Blind Man, Guide Dog Safe After Subway Fall

NEW YORK (AP) -
Cecil Williams pets his guide dog Orlando in his hospital bed, following a fall onto New York subway tracks Tuesday. (AP Photo/John Minchillo)
Cecil Williams pets his guide dog Orlando in his hospital bed, following a fall onto New York subway tracks Tuesday. (AP Photo/John Minchillo)

Gallant guide dog Orlando was just doing his duty. The black Lab bravely leapt onto the tracks at a Manhattan subway platform Tuesday after his blind owner lost consciousness and tumbled in front of an oncoming train.

Cecil Williams, 61, and Orlando both escaped serious injury when the train passed over top of them — a miraculous end to a harrowing ordeal that began when Williams began to feel faint on his way to the dentist.

“He tried to hold me up,” an emotional Williams said from his hospital bed, his voice breaking at times.

Witnesses said Orlando began barking frantically and tried to stop Williams from falling from the platform. Matthew Martin told the New York Post that Orlando jumped down and tried to rouse Williams even as a train approached.

“He was [licking] him, trying to get him to move,” Martin said.

Witnesses called for help and the train’s motorman slowed his approach as Williams and Orlando lay in the trench between the rails.

As Williams regained consciousness, emergency workers put him on a stretcher and pulled him from the subway, making sure Orlando was not injured.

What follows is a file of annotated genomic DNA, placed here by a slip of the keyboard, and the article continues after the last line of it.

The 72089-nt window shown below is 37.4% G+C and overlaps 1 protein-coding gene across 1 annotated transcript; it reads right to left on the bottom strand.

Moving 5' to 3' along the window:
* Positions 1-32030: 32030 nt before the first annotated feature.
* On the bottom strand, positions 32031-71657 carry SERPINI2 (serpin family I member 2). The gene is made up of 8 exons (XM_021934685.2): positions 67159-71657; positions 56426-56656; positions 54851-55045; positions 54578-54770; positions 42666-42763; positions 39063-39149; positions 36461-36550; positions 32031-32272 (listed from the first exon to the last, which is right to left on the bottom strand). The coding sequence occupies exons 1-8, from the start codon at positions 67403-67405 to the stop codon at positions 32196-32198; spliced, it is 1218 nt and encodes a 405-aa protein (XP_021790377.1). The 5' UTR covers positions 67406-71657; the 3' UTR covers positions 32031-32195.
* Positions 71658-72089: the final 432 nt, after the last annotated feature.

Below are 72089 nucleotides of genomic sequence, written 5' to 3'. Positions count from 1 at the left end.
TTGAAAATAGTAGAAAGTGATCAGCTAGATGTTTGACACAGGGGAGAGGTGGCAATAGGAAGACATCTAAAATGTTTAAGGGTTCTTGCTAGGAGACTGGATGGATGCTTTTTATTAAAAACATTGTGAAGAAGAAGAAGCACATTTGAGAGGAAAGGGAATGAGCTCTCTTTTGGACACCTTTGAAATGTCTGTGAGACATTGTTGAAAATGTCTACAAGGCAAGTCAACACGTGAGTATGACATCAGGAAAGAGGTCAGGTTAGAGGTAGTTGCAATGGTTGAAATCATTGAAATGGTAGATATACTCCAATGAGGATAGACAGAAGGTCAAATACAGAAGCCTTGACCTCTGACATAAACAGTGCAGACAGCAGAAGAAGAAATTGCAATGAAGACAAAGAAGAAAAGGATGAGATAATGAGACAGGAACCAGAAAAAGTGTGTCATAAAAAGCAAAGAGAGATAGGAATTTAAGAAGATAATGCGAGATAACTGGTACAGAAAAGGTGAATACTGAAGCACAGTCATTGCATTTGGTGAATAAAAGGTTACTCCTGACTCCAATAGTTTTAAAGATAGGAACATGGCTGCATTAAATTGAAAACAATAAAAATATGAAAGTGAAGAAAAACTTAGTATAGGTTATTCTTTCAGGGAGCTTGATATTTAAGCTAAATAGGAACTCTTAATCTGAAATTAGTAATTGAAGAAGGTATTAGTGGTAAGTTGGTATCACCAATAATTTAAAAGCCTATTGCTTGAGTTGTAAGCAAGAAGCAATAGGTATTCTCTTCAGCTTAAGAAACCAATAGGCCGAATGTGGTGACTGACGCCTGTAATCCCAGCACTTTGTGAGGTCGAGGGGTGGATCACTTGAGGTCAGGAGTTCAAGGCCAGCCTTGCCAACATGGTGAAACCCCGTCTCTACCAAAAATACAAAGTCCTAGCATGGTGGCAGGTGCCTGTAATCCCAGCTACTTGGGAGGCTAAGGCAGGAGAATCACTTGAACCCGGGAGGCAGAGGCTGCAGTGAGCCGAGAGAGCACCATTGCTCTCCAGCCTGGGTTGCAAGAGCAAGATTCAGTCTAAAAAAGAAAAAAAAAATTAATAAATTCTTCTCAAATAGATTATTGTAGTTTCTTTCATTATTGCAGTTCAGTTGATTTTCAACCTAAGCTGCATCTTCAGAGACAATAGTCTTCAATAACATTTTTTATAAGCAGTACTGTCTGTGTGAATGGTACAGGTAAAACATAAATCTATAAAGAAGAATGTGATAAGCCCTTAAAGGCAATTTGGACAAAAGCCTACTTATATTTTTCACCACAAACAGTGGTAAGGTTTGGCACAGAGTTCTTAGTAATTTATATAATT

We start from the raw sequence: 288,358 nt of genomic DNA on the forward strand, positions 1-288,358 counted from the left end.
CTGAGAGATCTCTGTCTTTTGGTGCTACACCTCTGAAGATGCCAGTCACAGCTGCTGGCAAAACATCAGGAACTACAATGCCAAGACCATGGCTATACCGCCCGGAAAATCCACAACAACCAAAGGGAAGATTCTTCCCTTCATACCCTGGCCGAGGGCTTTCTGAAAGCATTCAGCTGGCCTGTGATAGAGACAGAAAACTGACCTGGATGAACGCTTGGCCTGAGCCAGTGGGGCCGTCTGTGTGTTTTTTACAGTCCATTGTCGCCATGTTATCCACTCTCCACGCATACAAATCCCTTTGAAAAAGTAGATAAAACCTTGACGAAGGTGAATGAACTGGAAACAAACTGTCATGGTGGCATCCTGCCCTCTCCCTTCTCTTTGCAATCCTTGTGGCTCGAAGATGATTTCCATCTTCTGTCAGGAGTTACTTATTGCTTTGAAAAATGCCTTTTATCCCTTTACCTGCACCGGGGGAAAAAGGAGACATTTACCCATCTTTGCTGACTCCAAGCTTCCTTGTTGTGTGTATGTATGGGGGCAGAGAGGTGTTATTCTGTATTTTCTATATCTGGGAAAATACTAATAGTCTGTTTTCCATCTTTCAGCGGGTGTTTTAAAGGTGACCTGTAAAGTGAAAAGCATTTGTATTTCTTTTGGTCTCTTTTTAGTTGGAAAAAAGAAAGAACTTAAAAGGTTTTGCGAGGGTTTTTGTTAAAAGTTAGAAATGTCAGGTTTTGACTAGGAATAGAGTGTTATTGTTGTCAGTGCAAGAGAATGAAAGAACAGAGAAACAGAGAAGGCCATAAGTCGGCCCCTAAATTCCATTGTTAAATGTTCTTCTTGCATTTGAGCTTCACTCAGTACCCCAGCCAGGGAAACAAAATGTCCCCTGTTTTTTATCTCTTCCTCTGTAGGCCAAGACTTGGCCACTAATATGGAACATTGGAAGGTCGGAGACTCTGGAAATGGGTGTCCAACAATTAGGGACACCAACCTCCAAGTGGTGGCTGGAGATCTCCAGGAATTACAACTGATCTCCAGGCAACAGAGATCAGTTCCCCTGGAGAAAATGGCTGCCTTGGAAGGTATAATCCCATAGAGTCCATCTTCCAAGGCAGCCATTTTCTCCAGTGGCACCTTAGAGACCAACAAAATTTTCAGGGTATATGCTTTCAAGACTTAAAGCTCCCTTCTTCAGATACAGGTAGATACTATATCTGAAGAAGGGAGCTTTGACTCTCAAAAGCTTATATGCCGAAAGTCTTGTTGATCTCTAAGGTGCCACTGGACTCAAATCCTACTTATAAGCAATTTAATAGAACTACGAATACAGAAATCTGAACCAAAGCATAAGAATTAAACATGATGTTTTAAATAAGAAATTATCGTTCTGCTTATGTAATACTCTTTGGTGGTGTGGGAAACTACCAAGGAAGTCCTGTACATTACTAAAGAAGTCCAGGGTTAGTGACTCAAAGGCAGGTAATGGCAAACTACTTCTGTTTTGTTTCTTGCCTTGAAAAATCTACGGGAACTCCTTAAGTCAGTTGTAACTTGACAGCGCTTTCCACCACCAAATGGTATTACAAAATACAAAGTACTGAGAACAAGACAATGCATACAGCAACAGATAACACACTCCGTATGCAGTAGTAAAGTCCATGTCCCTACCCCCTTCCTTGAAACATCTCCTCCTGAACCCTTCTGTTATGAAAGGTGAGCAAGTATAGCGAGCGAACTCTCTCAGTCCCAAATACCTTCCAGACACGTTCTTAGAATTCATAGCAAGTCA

“I’m feeling amazed,” Williams said. “I feel that G-d … [has] something in store for me. They didn’t take me away this time. I’m here for a reason.”

Williams was taken to a hospital where he is expected to recover, with Orlando at his bedside. Williams, a large bandage on his head, said he is not sure why he lost consciousness, but he is on insulin and other medications.

Orlando will be rewarded with some kind of special treat, Williams said, along with plenty of affection and scratches behind the ears.

“[He] gets me around and saves my life on a daily basis,” he said.

Williams, of Brooklyn, has been blind since 1995, and Orlando is his second dog. The lab will be 11 on Jan. 5, and will be retiring soon, Williams said. His medical benefits will cover a new guide dog but won’t pay for a non-working dog, so he’ll be looking for a good home for Orlando.

If he had the money, Williams said, “I would definitely keep him.”

If that’s not possible, the family that raised Orlando as a puppy says it will be “absolutely thrilled to have him back,” said Guiding Eyes for the Blind spokeswoman Michelle Brier. “They’re very thrilled their little baby has made such a big difference.”